Some EU nationals living in the UK are concerned about how a Brexit would affect their right to work there.
The debate and divisions in the UK are already making some workers, such as Poles, to look for work elsewhere, like Germany.
One of the strongest UK voices against workers’ freedom of movement is leader of the anti-EU party UKIP, Nigel Farage.
He spoke to Euronews about the topic.
“If your population is growing by half a million a year your GDP figures go up – what does not go up is GDP per capita, and what you cannot measure, what does a migrant pay in tax and what do they take out in benefits, but we do not measure is capital cost, how many new schools, how many new hospitals, how many new roads, we can’t cope with all that and it is interesting some some surveys say it’s a net benefit, one survey said it was a small net lost, the house of Lords said it was impossible to determine and was probably about even,” Farage told Isabel Kumar.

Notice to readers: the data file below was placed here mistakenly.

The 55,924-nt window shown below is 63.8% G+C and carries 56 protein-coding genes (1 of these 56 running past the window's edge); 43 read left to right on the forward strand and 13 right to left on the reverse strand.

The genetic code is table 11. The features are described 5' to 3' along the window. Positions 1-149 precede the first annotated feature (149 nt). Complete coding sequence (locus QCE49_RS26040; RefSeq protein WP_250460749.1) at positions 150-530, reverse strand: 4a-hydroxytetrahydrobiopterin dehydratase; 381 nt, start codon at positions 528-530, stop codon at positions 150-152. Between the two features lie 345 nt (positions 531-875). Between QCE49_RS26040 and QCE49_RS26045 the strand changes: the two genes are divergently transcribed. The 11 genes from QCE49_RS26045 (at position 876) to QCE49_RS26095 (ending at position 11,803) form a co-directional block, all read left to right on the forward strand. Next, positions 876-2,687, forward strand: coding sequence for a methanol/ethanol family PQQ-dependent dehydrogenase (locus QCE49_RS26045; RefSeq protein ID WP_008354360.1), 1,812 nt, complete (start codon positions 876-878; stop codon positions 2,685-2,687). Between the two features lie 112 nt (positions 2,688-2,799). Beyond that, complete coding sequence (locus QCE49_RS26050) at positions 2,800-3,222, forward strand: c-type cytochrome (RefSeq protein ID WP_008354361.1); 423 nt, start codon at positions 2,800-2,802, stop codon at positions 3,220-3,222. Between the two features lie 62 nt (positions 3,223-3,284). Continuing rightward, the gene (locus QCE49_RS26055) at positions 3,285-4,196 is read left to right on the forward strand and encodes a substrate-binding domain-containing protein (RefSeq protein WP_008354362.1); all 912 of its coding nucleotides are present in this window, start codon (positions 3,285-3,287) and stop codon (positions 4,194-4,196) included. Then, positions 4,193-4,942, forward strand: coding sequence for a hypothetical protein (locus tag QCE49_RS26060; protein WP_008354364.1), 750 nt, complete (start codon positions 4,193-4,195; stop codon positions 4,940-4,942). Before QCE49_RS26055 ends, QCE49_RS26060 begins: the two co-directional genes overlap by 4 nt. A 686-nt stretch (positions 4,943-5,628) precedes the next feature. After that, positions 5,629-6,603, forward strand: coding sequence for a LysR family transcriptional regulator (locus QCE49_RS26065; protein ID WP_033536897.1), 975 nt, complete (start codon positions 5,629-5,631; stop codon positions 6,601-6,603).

If Britain ends up leaving the EU, it may be able to remain in the European Economic Area (EEA)along with non-EU member states Iceland, Liechtenstein and Norway.
However at this stage there remains a lot of uncertainty.